Monday, March 12, 2012

from a book, by Simone de Beauvoir (1948) ; Also The Citadel Press, NY: 1964

(p. 154, "The Ethics of Ambiguity" by S. de Beauvoir)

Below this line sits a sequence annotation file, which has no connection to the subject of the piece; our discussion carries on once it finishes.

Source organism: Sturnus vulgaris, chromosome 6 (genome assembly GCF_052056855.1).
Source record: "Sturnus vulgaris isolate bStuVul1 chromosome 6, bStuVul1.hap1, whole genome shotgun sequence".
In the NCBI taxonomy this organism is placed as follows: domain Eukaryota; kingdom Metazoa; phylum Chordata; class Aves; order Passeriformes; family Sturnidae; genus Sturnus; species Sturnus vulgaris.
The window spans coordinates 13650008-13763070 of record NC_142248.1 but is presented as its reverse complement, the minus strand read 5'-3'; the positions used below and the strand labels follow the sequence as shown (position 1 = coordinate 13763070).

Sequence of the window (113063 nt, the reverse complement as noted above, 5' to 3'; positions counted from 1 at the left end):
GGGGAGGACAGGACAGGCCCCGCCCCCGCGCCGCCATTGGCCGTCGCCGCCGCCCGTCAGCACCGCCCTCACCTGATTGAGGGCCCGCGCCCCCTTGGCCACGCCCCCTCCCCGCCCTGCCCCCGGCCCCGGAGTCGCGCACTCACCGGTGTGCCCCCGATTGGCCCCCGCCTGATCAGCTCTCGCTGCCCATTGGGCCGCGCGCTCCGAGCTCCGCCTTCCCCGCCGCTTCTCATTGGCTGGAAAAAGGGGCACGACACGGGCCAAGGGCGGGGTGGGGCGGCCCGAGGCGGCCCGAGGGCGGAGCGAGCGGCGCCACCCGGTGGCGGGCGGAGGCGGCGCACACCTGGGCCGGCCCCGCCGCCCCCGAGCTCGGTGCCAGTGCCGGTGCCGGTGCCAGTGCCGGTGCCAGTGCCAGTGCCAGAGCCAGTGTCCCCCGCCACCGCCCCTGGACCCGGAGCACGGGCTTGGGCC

...Hegel, in his Phenomenology, has emphasized this inextricable confusion between objectivity and subjectivity. A man gives himself to a Cause only by making it his Cause; as he fulfills himself within it, it is also through him that it is expressed, and the will to power is not distinguished in such a case from generosity; when an individual or a party chooses to triumph, whatever the cost may be, it is their own triumph which they take for an end. If the fusion of the Commissar and the Yogi were realized, there would be a self-criticism in the man of action which would expose to him the ambiguity of his will, thus arresting the imperious drive of his subjectivity and, by the same token, contesting the unconditioned value of the goal. But the fact is that the politician follows the line of least resistance; it is easy to fall asleep over the unhappiness of others and to count it for very little; it is easier to throw a hundred men, ninety-seven of whom are innocent, into prison, than to discover the three culprits who are hidden among them; it is easier to kill a man than to keep a close watch on him; all politics makes use of the police, which officially flaunts its radical contempt for the individual and which loves violence for its own sake. The thing that goes by the name of political necessity is in part the laziness and brutality of the police. That is why it is incumbent upon ethics not to follow the line of least resistance; an act which is not destined, but rather quite freely consented to; it must make itself effective so that what was at first facility may become difficult. For want of internal criticism, this is the role that an opposition must take upon itself. There are two types of opposition. The first is a rejection of the very ends set up by a regime: it is the opposition of anti-fascism to fascism, of fascism to socialism. In the second type, the oppositionist accepts the objective goal but criticizes the subjective movement which aims at it; he may not even wish for a change of power, but he deems it necessary to bring into play a contestation which will make the subjective appear as such. Thereby he exacts a perpetual contestation of the means by the end and of the end by the means. He must be careful himself not to ruin, by the means  which he, the end he is aiming at, and above all not to poss into the service of the oppositionists of the first type.

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